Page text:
The Tucson’s lovely interior design is sure to be less divisive. Sweeping metallic arcs frame the center stack and separate the dash top and windowsills from the rest of the cabin – a bit like the twin-cowl design used on Mustangs and Thunderbirds of the mid-1960s, but modernized via Hyundai’s unusual four-spoke steering wheel.Materials are class-competitive, with the front dash top and upper door panels well padded, while the lower doors and center console are rigid. Like the Nissan Rogue, the rear seats swap in hard door panels, with soft-touch appearing on armrests and elbow pads only.
save over $3,400 on average off MSRP* on a new Hyundai Tucson
The all-day-comfy front seats get 41.4 inches of legroom and 38.1 inches of headroom, beating out the CR-V by 0.1-inch and the RAV4 by 0.4-inch in both respects. The Rogue, meanwhile, gets 0.1-inch more legroom and 1.3 inches more headroom. The Tucson starts to strut its stuff in the second row, with a massive 41.3 inches of legroom and 39.0 inches of headroom. Of those competitors, only the Honda and Toyota are marginally larger in headroom. The Tucson’s supportive, reclining rear seat – heated, in Limited form – makes the most of this stretch-out space, and the Tucson is genuinely comfortable for four adults.
Cargo space is also impressive, with 38.7 cubic feet available when the 60/40 rear seats are up or 74.8 with them folded flat. Only the Honda’s seats-down number is better, at 75.8 cubes; otherwise the Hyundai Tucson is comfortably at the front of the pack among its core competitors. The cargo area also features an accessory power point and convenient seat-fold releases in the side walls.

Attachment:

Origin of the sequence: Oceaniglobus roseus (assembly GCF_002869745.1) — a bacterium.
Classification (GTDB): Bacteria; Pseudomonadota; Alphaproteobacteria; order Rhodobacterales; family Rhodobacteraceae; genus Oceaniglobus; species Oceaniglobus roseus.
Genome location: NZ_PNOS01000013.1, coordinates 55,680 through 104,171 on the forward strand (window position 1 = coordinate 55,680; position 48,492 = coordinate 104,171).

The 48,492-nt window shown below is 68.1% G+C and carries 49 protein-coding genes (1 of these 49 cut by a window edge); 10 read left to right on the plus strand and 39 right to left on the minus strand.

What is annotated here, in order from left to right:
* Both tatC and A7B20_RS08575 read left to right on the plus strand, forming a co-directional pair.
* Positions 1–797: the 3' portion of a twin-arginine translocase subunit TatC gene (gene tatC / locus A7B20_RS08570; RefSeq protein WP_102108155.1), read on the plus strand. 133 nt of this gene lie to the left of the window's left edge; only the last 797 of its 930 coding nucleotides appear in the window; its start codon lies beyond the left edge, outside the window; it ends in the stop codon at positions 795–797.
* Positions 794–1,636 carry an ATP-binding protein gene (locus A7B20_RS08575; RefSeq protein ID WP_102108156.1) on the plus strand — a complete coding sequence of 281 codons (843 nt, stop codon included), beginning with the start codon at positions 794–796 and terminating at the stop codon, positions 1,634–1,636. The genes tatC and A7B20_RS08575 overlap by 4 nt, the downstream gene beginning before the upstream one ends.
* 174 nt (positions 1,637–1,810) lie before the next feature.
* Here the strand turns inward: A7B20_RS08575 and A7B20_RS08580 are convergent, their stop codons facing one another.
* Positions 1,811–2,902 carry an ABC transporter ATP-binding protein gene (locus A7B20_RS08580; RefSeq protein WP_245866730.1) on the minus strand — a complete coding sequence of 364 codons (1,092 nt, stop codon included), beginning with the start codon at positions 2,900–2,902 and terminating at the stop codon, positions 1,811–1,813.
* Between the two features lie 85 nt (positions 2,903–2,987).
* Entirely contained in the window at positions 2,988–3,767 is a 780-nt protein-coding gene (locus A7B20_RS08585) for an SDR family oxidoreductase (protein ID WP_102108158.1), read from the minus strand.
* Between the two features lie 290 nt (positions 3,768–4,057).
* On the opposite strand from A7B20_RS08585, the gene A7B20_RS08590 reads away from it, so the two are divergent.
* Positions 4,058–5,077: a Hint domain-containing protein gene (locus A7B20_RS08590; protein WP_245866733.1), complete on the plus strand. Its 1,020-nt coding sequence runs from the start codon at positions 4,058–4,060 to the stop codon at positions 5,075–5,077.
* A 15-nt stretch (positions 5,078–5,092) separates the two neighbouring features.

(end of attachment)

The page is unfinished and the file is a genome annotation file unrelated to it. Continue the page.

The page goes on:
The Tucson starts to strut its stuff in the second row, with a massive 41.3 inches of legroom and 39.0 inches of headroom.
My tester’s 10.3-inch infotainment screen and touch-sensitive climate controls reside in a glossy panel for a clean and modern design, but I’d still rather have physical controls for volume, station tuning, and climate controls. Those functions are currently too distracting to use when driving down the road, with lettering and icons that are too small to scrutinize at a quick glance. At least the Tucson’s infotainment system is reasonably easy to use – a home button would be welcome, although there’s a multifunction star icon that can be programmed as such. A 10.3-inch digital instrument cluster offers further adjustability and customization.
Unless you opt for a hybrid or plug-in hybrid Tucson, your right foot commands a naturally aspirated 2.5-liter inline-four mated to an eight-speed automatic transmission. The example I drove has all-wheel drive with a manually locking center differential for slippery surfaces, but even left to its own devices, it’ll shuffle power front and rear as appropriate.
A drive selector has four settings – Normal, Sport, Smart, and Snow – but unless you possess more patience than I have, you’ll want to leave it in Sport as much as possible. The normal setting blunts throttle response far too much, making the Tucson feel substantially slower than surrounding traffic.